A crisis of confidence in New Zealand political institutions and politicians is revealed in the latest Transparency International global corruption survey. The results for this country show that political parties in particular are perceived as being corrupt, along with institutions such as Parliament and the media. Transparency International surveyed 1000 people (using Colmar Brunton) about their perceptions of corruption. [Read more below]
Political parties are the institution seen as most corrupt in New Zealand according to the survey. On a scale of one to five, where one means ‘corruption is not a problem at all’ and five means ‘corruption is a very serious problem’, the average score for New Zealand political parties was 3.3. In total, according to the survey, 75% of New Zealanders believe that political parties are affected by corruption. 12% believe the parties are ‘extremely corrupt’.
The media is perceived similarly, with a rating of 3.3 out of 5 on the scale of seriousness, and 74% believing the media is affected by corruption.
Business, too, fares badly, with a rating of 3.1 out of 5, and 73% saying the private sector is affected by corruption to some degree.
Parliament is the next worst – 3 out of 5, and 63% saying its affected by corruption.
The public sector as a whole fares very poorly, with a 3.3 score out of 5. This suggests that New Zealand might have a more serious corruption problem than is generally assumed. New Zealand is normally seen as being at the top of the Corruption Perception Index, but on this measure, the country is in the middle of the pack. As a comparison, Denmark, which is often seen as having a similarly low-level of corruption, scored 2.2.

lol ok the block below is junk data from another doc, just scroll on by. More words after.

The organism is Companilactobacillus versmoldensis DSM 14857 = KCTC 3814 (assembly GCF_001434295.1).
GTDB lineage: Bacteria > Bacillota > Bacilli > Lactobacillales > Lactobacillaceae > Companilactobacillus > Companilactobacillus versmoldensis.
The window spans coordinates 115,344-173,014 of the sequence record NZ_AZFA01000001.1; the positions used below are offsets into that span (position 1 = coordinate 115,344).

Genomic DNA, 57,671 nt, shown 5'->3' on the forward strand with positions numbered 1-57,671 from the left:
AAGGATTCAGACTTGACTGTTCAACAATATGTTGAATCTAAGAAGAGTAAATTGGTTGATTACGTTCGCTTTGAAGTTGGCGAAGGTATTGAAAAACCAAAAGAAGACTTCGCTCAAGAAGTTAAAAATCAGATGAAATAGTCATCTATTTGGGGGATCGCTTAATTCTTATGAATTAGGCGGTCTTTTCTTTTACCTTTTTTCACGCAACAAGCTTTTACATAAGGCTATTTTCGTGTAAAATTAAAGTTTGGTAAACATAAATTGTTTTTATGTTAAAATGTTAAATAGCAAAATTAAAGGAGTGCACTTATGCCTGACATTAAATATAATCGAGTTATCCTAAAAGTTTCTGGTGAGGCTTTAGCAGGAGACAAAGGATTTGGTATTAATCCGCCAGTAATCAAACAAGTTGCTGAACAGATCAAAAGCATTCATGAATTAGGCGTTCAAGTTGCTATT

Corruption is seen as a growing problem by New Zealanders, with nearly two-thirds (64%) of New Zealanders stating that levels of corruption in New Zealand have increased in the past two years.
Also of concern, is the survey evidence that 3% of New Zealanders report paying bribes. This compares unfavourably to other comparative low-corruption countries such as Denmark (1%). Even Spain (2%) performs better, and Portugal is similar (3%).
Who runs New Zealand?
According to the survey, 79% of New Zealanders believe the country to be run by ‘a few big entities acting in their own best interests’.
Government effectiveness against corruption
New Zealanders are far from convinced that the government is effective in combating corruption. 44% believed that the New Zealand government’s actions are ineffective in the fight against corruption.
And in fact there was little appetite for a government solution to the problem. Of the 92% who said they would report corruption, only 36% said they would do so to a government hotline if it existed.
Below are some additional survey outcomes of interest:
Media coverage in New Zealand: